drain plug removal (cast iron)

I've got some kind of a cleanout plug on the 4" cast iron street drain. This likely hasn't been open in 80 years.
I'm anticipating trouble. Any hints? PB Blaster a waste of time?
I figure that I'll need to some Scotch to get through this.
Jeff
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Jeff Thies wrote:

a) I'd get the torch out and try heat
b) IMO, yes...
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wrote:

Any good reason to remove it? That's the first question I'd ask myself. You might rap it a bit with hammer. The dope is probably hard. Just be wary of cracking the cast iron. Same when you put a wrench on it, be aware of force put on the pipe and other joints. Get an opposing wrench on the fitting itself. If the plug doesn't move rap it some more. Have a new plug ready, dope, and a wire brush to clean the fitting threads.
Disclaimer: I am not a professional plumber. I take no responsibility for damage incurred by listening to anything I say.
--Vic
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On Tue, 04 Jan 2011 14:22:02 -0600, Vic Smith

The plug - only the plug!

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Why are you removing it. I had a clog that needed rodding, the plumber gave up after a torch and wrench failed loosen the plug and cut out the section. I have a floor drain with a plug in it my boiler guy with a welders torch and a big wrench could not move.
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I had to cut mine out with a reciprocating saw. I managed to cut out a small section which freed it up enough to want to spin .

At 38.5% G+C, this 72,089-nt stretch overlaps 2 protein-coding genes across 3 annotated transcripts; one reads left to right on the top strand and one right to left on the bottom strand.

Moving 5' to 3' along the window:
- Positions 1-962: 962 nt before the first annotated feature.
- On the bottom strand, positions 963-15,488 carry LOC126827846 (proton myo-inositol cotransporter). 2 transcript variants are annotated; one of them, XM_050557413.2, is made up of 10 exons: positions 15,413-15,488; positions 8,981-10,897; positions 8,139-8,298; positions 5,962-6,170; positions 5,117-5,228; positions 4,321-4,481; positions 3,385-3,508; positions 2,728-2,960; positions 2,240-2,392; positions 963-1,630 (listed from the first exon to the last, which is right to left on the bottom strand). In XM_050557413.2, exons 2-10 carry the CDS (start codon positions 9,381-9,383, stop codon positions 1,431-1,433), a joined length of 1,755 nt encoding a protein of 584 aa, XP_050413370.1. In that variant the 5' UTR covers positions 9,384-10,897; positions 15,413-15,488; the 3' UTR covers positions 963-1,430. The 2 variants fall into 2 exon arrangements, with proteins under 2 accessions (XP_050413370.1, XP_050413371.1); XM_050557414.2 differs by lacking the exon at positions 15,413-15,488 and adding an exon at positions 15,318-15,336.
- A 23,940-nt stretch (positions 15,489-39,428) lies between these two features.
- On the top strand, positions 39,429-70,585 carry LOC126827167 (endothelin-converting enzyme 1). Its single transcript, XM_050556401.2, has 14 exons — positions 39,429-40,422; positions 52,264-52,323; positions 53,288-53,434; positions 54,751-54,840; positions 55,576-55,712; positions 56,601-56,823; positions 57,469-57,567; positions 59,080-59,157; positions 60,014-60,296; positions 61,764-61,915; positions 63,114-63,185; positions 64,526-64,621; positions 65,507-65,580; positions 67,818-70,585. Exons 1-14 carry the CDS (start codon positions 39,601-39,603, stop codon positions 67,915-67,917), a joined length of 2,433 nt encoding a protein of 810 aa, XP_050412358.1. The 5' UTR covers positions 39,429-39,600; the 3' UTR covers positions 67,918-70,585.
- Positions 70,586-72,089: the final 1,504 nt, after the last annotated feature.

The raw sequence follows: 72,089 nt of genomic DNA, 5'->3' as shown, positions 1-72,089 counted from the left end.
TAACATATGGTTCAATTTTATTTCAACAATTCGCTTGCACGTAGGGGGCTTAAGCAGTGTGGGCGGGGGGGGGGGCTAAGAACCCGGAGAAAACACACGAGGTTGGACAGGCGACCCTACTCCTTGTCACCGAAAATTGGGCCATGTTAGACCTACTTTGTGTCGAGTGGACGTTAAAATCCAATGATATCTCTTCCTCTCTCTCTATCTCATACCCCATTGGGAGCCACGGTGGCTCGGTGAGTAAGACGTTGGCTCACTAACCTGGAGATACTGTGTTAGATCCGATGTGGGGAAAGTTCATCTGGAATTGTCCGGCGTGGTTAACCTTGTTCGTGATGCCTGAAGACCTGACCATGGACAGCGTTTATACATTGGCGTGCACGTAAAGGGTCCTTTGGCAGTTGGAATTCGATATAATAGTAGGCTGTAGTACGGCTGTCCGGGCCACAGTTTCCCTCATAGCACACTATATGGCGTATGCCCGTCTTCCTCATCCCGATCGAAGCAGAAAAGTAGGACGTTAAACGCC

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On 1/4/2011 2:04 PM, Jeff Thies wrote:

Break it out, replace with a plastic one.
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Steve Barker
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Waste of time to fool with unscrewing it. Drill a couple of holes (or more) in the thinner part and beak it out. Plastic or brass is a good replacement.
Joe
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If this is a brass plug, it is very thin. Our plumbers normally just plan on breaking out the brass plug, do the work, replace with a new brass plug. I asked them about dosing well with anti seize compound for next time - nah, we'll just break out the next one.
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Large hole saw. Then cut the remaining piece out to the threads in 3 or 4 directions with a sawsall. Use a chisel to knock the pieces loose. Replace with plastic and some dope. Just snug it down. It ain't got to be wrenched in.
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Just f don't let the pieces fall into the drain.
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On 1/4/2011 3:04 PM, Jeff Thies wrote:

It's 4" iron pipe inside the flange of another pipe. About an inch sticking out. I thought I would just put a fernco cap on but it's not really enough to put the cap enough.
Are those brass plugs still available and how do you put them in. I was at the Borg, so no help there! At least I didn't recognize them. Does that screw in?
Also, got a small hole in the top of a pipe. How to patch? I would think tar would be involved...
Jeff
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